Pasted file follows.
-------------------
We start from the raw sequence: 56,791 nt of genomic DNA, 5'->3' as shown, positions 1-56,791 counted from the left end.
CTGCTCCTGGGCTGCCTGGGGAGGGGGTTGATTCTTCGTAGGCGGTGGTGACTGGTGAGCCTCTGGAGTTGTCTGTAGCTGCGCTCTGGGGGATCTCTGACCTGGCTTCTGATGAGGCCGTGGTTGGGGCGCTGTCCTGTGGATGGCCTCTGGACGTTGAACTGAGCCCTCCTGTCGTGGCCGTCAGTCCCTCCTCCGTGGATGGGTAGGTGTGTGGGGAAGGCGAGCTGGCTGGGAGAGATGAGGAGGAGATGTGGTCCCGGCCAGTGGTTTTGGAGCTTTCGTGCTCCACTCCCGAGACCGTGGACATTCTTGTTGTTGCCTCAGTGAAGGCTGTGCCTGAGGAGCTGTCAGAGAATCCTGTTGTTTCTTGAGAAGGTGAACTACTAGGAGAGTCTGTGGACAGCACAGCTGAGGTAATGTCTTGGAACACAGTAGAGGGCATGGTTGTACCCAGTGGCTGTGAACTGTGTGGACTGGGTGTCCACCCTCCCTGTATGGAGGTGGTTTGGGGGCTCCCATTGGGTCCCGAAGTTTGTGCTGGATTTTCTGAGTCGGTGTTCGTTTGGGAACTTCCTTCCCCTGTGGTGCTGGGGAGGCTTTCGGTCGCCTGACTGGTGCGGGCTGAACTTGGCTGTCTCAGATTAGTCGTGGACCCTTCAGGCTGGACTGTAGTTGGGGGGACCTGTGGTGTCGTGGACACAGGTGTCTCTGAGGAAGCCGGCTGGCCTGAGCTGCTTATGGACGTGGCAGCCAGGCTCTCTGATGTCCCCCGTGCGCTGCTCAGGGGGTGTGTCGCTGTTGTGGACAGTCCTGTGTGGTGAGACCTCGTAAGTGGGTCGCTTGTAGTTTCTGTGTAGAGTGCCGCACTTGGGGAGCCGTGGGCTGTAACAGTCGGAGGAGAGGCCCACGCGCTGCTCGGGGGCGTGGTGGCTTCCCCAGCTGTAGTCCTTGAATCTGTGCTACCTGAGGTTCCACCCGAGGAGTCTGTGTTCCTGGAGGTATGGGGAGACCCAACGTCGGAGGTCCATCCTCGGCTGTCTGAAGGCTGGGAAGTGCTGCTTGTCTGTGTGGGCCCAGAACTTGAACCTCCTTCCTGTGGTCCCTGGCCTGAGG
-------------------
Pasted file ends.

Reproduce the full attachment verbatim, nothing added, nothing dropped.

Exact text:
We start from the raw sequence: 56,791 nt of genomic DNA, 5'->3' as shown, positions 1-56,791 counted from the left end.
CTGCTCCTGGGCTGCCTGGGGAGGGGGTTGATTCTTCGTAGGCGGTGGTGACTGGTGAGCCTCTGGAGTTGTCTGTAGCTGCGCTCTGGGGGATCTCTGACCTGGCTTCTGATGAGGCCGTGGTTGGGGCGCTGTCCTGTGGATGGCCTCTGGACGTTGAACTGAGCCCTCCTGTCGTGGCCGTCAGTCCCTCCTCCGTGGATGGGTAGGTGTGTGGGGAAGGCGAGCTGGCTGGGAGAGATGAGGAGGAGATGTGGTCCCGGCCAGTGGTTTTGGAGCTTTCGTGCTCCACTCCCGAGACCGTGGACATTCTTGTTGTTGCCTCAGTGAAGGCTGTGCCTGAGGAGCTGTCAGAGAATCCTGTTGTTTCTTGAGAAGGTGAACTACTAGGAGAGTCTGTGGACAGCACAGCTGAGGTAATGTCTTGGAACACAGTAGAGGGCATGGTTGTACCCAGTGGCTGTGAACTGTGTGGACTGGGTGTCCACCCTCCCTGTATGGAGGTGGTTTGGGGGCTCCCATTGGGTCCCGAAGTTTGTGCTGGATTTTCTGAGTCGGTGTTCGTTTGGGAACTTCCTTCCCCTGTGGTGCTGGGGAGGCTTTCGGTCGCCTGACTGGTGCGGGCTGAACTTGGCTGTCTCAGATTAGTCGTGGACCCTTCAGGCTGGACTGTAGTTGGGGGGACCTGTGGTGTCGTGGACACAGGTGTCTCTGAGGAAGCCGGCTGGCCTGAGCTGCTTATGGACGTGGCAGCCAGGCTCTCTGATGTCCCCCGTGCGCTGCTCAGGGGGTGTGTCGCTGTTGTGGACAGTCCTGTGTGGTGAGACCTCGTAAGTGGGTCGCTTGTAGTTTCTGTGTAGAGTGCCGCACTTGGGGAGCCGTGGGCTGTAACAGTCGGAGGAGAGGCCCACGCGCTGCTCGGGGGCGTGGTGGCTTCCCCAGCTGTAGTCCTTGAATCTGTGCTACCTGAGGTTCCACCCGAGGAGTCTGTGTTCCTGGAGGTATGGGGAGACCCAACGTCGGAGGTCCATCCTCGGCTGTCTGAAGGCTGGGAAGTGCTGCTTGTCTGTGTGGGCCCAGAACTTGAACCTCCTTCCTGTGGTCCCTGGCCTGAGG